July 10, 2010

The Case Against Oil Shale--and For Other Alternatives to Oil

Popular Mechanics debunks ten "pernicious" energy myths "that could derail our progress—and one of them connects with Colorado:

Myth No. 8: U.S. Shale can Provide Energy Independence

Shale oil hasn't gotten too much attention since the oil crisis of the 1970s. But today, proponents are once again pointing out that there are more than a trillion barrels of oil locked in the shale deposits of Colorado, Utah and Wyoming, more than all the proven crude-oil reserves on the planet. That would be enough to meet current U.S. oil demand for an entire century.

The problem, then and now, lies in the financial and ecological costs of extracting the oil. Shale oil naturally occurs in the form of kerogens, solid, waxy substances with a texture similar to that of ChapStick. Once the kerogens are heated to over 500 F, they exude hydrocarbons, which must be treated with hydrogen in order to be processed into usable fuel—a highly energy-intensive process that releases large amounts of CO2.

And just to get at these kerogens, energy companies would have to mine and process millions of tons of shale from the earth—leaving behind toxic heavy metals and sulfates that could seep into groundwater. "There's a water contamination issue," says Olayinka Ogunsola, an engineer at the Department of Energy. "There's also a land reclamation issue—[mining] would create a lot of disturbance in the area." Mining and processing shale also require vast amounts of water—producing 2.5 million barrels of shale oil per day would require 105 million to 315 million gallons of water daily. That might be the biggest deal breaker of all for parched western states.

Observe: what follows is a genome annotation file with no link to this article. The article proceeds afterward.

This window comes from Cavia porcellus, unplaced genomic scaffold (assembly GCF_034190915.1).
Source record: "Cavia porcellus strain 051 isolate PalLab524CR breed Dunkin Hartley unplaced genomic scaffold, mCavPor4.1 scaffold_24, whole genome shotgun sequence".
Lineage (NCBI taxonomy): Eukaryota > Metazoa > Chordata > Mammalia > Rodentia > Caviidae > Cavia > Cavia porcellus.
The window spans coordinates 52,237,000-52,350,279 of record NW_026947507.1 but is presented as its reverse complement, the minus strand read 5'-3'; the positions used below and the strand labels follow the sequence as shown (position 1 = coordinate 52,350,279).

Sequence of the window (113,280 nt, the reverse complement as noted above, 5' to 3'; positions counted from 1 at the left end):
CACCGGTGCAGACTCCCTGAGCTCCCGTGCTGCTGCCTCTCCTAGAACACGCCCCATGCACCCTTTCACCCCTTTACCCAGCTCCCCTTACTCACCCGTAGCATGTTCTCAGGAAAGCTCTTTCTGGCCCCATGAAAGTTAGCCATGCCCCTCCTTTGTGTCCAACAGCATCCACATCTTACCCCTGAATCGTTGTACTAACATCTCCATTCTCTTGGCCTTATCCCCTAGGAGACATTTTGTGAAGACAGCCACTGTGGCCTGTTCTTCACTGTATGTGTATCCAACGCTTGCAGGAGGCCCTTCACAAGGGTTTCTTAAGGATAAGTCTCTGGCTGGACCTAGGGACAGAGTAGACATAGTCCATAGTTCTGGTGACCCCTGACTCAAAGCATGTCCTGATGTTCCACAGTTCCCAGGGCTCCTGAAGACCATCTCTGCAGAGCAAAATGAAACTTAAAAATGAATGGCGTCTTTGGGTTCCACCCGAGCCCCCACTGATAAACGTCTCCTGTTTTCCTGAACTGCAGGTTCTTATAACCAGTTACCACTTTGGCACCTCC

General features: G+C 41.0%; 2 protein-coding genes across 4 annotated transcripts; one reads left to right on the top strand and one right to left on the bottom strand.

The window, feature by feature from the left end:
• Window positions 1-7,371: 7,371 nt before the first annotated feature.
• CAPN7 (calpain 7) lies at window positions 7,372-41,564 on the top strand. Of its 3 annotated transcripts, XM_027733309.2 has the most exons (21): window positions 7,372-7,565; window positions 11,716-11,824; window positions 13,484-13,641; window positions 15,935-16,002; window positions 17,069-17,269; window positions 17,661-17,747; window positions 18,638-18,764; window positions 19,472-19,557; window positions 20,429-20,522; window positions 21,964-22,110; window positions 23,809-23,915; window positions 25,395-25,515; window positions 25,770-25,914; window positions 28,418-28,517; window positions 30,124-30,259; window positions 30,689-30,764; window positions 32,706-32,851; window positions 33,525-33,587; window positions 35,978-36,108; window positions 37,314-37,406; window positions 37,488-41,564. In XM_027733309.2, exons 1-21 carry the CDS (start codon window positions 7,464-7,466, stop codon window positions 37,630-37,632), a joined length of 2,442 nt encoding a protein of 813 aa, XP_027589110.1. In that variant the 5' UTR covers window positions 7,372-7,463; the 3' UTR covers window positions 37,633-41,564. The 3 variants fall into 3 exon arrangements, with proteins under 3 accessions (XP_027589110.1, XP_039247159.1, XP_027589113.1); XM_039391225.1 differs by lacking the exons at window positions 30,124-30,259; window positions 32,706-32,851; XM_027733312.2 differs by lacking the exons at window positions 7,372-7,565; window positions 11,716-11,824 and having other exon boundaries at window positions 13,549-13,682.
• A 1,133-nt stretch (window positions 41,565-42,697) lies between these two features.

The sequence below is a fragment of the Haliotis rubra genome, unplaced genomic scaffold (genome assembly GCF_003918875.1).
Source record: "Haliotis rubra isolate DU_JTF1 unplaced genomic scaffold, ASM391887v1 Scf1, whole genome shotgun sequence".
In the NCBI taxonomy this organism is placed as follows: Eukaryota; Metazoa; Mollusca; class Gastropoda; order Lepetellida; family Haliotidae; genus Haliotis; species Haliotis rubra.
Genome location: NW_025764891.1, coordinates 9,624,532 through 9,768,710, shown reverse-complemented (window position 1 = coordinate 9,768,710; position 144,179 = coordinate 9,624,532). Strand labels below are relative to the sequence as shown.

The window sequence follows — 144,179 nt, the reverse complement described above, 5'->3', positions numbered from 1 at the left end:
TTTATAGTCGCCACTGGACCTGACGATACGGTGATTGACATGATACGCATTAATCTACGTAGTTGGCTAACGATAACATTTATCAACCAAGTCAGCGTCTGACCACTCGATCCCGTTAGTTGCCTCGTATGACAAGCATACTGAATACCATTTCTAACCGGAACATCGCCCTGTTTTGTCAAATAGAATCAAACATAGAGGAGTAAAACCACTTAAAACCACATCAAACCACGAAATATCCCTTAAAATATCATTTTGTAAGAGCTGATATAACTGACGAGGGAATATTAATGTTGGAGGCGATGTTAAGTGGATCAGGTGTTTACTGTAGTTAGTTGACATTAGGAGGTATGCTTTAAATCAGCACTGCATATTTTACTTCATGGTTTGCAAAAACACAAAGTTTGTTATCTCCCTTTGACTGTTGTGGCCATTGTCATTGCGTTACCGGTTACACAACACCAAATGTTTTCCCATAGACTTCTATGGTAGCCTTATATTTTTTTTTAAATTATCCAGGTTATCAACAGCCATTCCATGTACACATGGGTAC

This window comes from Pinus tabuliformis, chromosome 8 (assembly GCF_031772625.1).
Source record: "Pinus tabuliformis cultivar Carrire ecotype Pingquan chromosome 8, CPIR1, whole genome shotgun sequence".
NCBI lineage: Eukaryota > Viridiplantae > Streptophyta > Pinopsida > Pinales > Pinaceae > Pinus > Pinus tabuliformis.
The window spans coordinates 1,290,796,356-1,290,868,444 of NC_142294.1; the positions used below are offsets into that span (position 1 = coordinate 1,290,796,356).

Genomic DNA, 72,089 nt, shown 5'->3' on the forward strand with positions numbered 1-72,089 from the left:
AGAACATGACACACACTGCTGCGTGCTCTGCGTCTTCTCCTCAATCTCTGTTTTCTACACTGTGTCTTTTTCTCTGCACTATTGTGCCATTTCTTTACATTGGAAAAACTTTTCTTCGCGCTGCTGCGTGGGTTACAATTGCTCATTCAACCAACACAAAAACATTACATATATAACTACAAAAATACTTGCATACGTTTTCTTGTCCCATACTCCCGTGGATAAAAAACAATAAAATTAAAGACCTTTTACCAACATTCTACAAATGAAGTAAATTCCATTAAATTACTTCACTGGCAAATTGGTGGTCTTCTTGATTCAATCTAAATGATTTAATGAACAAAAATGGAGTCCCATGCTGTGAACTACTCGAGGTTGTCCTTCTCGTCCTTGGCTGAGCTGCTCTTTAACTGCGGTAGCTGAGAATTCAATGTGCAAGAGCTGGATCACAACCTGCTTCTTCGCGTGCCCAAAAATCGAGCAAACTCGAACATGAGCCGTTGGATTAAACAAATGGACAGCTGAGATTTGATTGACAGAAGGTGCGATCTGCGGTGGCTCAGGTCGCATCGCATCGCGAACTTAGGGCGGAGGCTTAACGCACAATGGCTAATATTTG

I have had a hard time making that argument to people from the wetter end of the country, who see the numbers on potential barrels of shale oil and simplistically say, "Problem solved"

But read the whole thing—these are not green vs. growth choices. (Via Glenn Reynolds.)


Anonymous said...

Well I'm from a place that most would consider to be on the 'wet end' - but... I'm also a hydrogeologist and a geochemist. Google up 'acid mine drainage' for an idea of some the problems that occur when you take thousands of tons of minerals that are only thermodynamically stable under anaerobic conditions, bring them to the surface of the earth and expose them to water. In the old days - the company I worked for could easily make millions on this kind of thing.

Seriously bad stuff. Add in problems with reclamation - what the hell DO you do with an *entire freaking mountain* that's been stripped to it's geologic skivvies? And you've got something that's probably still going to be a really really bad idea for your great grandchildren.

Galen Geer said...

Chas, I remember the push for shale oil and the wee, little voices that said "this ain't right." At least this time the voices seem to be a little louder. glg

Steve Bodio said...

Biofeul and oil shale-- two dumbest energy ideas ever invented!